Midnight Blizzard / Cozy Bear makes it look easy (and makes Microsoft look insecure).
Microsoft has been forced to disclose it was hacked by the Russian state. The hackers were inside Redmond’s network for a month and a half.
Putin’s goons got in easily, by spraying passwords at a test server until they succeeded—which really shouldn’t be possible. Then they pivoted to the production environment—which really shouldn’t be possible.
The obvious conclusion? Microsoft cloud security sucks. In today’s SB Blogwatch, we eyeroll furiously.
Your humble blogwatcher curated these bloggy bits for your entertainment. Not to mention: Magnet vs. Levitating.
What’s the craic? Frank Bajak reports—“Russian hackers accessed emails of senior leadership”:
State-backed Russian hackers broke into Microsoft’s corporate email system and accessed the accounts of members of the company’s leadership team, as well as those of employees on its cybersecurity and legal teams. … The intrusion began in late November and was discovered on Jan. 12.
Hackers from Russia’s SVR foreign intelligence agency used [a] brute-force attack technique … called “password spraying.” … Microsoft calls the hacking unit Midnight Blizzard … the same highly skilled Russian hacking team behind the SolarWinds breach. … Prior to revamping its threat-actor nomenclature last year, it called the group Nobelium. The cybersecurity firm Mandiant, owned by Google, calls the group Cozy Bear.
Why? Lorenzo Franceschi-Bicchierai explains—“Hackers breached Microsoft to find out what Microsoft knows about them”:
Wouldn’t you want to know what tech giants know about you? That’s exactly what Russian government hackers want, too. [They] didn’t go after customer data, or the traditional corporate information they may have normally gone after. They wanted to know more about themselves, or more specifically, they wanted to know what Microsoft knows about them.
APT29, or Cozy Bear, is widely believed to be a Russian hacking group responsible for a series of high-profile attacks, such as those against SolarWinds in 2019, the Democratic National Committee in 2015, and many more.
Horse’s mouth? Satya’s PR flaks flick the keys—“Microsoft Actions Following Attack”:
Beginning in late November 2023, the threat actor used a password spray attack to compromise a legacy non-production test tenant account and gain a foothold. … This attack does highlight the continued risk posed to all organizations from well-resourced nation-state threat actors. … This incident has highlighted the urgent need to move … faster.
We are continuing our investigation and will take additional actions based on the outcomes. [We] will continue working with law enforcement and appropriate regulators. … We will provide additional details as appropriate.
So much PR waffle. Trust yborg for a snarky translation:
“We were pwned by the Russians (again) and they were reading all of Satya’s emails. But it’s okay, they were just looking for shout-outs to post in their interoffice Telegram channel for the lulz.”
I understand that the company has to minimize every breach, but this frankly looks a lot more serious than Microsoft suggests.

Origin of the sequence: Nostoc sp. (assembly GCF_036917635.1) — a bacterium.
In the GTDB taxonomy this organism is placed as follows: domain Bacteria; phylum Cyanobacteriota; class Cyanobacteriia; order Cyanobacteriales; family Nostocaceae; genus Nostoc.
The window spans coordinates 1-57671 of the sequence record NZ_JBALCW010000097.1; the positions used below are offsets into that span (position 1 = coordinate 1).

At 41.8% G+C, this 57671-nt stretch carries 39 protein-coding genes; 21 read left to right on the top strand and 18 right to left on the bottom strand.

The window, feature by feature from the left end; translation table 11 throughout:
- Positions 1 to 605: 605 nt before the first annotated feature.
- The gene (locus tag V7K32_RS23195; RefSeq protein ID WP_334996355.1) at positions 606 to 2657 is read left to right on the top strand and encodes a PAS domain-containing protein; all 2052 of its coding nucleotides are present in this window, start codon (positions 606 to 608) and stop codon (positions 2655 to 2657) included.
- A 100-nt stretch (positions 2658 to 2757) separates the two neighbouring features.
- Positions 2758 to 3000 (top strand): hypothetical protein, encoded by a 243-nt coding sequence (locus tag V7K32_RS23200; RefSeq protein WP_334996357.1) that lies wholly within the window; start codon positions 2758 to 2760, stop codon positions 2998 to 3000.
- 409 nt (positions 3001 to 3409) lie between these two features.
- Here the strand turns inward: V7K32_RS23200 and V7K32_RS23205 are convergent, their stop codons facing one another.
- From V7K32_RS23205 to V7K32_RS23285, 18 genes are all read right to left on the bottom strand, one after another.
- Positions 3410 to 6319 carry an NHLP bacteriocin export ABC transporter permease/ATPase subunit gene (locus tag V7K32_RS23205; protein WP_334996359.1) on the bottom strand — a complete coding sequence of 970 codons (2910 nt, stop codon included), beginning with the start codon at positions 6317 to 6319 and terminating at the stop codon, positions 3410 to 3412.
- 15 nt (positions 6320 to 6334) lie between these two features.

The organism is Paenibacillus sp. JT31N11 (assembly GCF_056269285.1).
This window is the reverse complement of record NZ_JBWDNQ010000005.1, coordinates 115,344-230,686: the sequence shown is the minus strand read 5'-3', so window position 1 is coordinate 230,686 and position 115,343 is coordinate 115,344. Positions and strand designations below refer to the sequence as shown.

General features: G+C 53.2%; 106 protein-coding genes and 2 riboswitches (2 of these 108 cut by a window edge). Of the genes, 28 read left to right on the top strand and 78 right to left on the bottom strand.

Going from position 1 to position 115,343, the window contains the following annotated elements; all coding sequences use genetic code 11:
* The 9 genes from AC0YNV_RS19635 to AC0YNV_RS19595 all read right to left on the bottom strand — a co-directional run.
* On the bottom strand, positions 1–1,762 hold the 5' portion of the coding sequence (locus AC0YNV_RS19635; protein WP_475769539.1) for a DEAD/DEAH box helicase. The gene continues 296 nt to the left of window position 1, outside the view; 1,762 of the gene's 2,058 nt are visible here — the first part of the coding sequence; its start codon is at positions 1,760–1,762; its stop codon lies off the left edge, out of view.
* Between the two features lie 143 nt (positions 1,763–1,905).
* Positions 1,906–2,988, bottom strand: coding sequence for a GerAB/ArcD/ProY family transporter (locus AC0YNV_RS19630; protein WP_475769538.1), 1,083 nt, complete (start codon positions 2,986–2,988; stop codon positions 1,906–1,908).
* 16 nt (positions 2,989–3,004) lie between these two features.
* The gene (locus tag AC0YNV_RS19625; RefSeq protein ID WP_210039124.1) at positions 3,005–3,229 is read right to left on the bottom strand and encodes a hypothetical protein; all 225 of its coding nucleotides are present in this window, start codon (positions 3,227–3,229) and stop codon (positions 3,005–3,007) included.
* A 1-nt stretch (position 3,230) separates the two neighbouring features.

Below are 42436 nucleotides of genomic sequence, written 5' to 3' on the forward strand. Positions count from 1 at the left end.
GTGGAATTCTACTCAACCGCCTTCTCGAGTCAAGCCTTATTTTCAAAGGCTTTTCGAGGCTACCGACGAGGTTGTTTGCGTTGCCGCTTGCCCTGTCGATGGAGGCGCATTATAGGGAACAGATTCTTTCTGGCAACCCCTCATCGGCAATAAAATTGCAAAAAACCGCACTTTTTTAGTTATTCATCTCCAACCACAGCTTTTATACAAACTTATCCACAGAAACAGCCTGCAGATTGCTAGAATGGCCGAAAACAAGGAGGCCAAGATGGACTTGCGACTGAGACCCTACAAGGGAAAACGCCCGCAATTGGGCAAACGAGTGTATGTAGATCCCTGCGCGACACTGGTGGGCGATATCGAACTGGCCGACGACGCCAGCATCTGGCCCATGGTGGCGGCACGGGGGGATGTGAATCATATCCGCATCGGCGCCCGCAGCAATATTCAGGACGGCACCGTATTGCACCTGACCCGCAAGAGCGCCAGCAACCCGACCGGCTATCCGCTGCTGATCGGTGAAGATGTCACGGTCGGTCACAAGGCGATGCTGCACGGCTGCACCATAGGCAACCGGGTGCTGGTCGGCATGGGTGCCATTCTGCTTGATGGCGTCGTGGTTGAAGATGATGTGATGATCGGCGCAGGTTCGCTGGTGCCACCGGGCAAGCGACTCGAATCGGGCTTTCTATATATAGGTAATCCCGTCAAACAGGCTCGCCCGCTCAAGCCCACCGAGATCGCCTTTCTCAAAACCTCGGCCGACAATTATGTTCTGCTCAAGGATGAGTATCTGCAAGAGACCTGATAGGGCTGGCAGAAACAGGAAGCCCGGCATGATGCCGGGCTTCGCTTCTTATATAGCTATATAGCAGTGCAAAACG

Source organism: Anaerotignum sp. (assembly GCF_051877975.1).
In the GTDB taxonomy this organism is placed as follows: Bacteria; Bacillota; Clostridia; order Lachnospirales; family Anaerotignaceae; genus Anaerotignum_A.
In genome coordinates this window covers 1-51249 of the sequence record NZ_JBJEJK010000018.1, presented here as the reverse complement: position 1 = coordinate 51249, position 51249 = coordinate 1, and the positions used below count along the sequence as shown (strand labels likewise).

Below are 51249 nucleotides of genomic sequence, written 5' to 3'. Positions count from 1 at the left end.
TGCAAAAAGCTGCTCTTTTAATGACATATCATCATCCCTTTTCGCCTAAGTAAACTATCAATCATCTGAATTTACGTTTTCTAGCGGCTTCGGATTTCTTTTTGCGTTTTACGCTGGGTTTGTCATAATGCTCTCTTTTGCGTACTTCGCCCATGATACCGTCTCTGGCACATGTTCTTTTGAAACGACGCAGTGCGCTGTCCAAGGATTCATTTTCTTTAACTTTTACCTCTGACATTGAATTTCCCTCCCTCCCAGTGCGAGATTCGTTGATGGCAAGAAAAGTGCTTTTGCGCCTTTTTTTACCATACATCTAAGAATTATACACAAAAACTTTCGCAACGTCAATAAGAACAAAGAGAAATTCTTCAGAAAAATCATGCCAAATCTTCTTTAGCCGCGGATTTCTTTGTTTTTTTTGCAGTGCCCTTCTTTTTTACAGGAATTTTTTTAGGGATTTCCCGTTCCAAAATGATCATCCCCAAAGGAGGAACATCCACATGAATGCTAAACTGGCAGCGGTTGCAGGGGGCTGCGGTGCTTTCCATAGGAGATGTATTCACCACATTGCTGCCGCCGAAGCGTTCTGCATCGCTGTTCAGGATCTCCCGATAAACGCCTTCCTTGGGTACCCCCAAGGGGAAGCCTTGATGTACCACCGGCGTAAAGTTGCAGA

And why would PR peeps obfuscate like that? Here’s gweihir:
They are just trying to confuse the issue. The simple fact is that … their executives got hacked because of abysmally bad security of their cloud offering.
MS security sucks. MS cloud security sucks so badly, it is not funny anymore. Why would anybody in their right mind use a product this exceptionally bad?
Yikes. Too harsh? h_b_s can only agree:
It’s clear to me Microsoft is no better at securing their own networks and systems than anyone else, given the same access to documentation and expertise. That being the case it becomes clearly evident that forcing people off on-prem services isn’t about security. It’s about Microsoft monetizing data and artificially inflating their Azure cloud numbers.
Let’s dive deeper. fuzzyfuzzyfungus figures the FAIL:
I’m having a little trouble wrapping my head around the “legacy non-production test tenant account” thing. Sure, everyone’s got some **** in a broom closet somewhere that doesn’t bear looking at, [but] it would have been generating authentication and mailbox access activity in a production tenant. … Isolation between tenants is supposed to be really strong.
Unless there’s something MS should really be telling us yesterday about the actual state of default separation between tenants, you shouldn’t just be able to move laterally between them without both sides having been configured to allow that—and both sides seeing your activity. … It honestly feels a lot more damning than the classic ‘server inside the firewall got forgotten about during project/org reshuffles, oops’ case.
Meanwhile, utdoctor mashes Underpants Gnomes with Captain Phillips:
1. Password spray.
2. Access non-prod environment.
4. “Look at me, look at me. I am the CEO now.”
You have been reading SB Blogwatch by Richi Jennings. Richi curates the best bloggy bits, finest forums, and weirdest websites … so you don’t have to. Hate mail may be directed to @RiCHi, @richij or [email protected]. Ask your doctor before reading. Your mileage may vary. Past performance is no guarantee of future results. Do not stare into laser with remaining eye. E&OE. 30.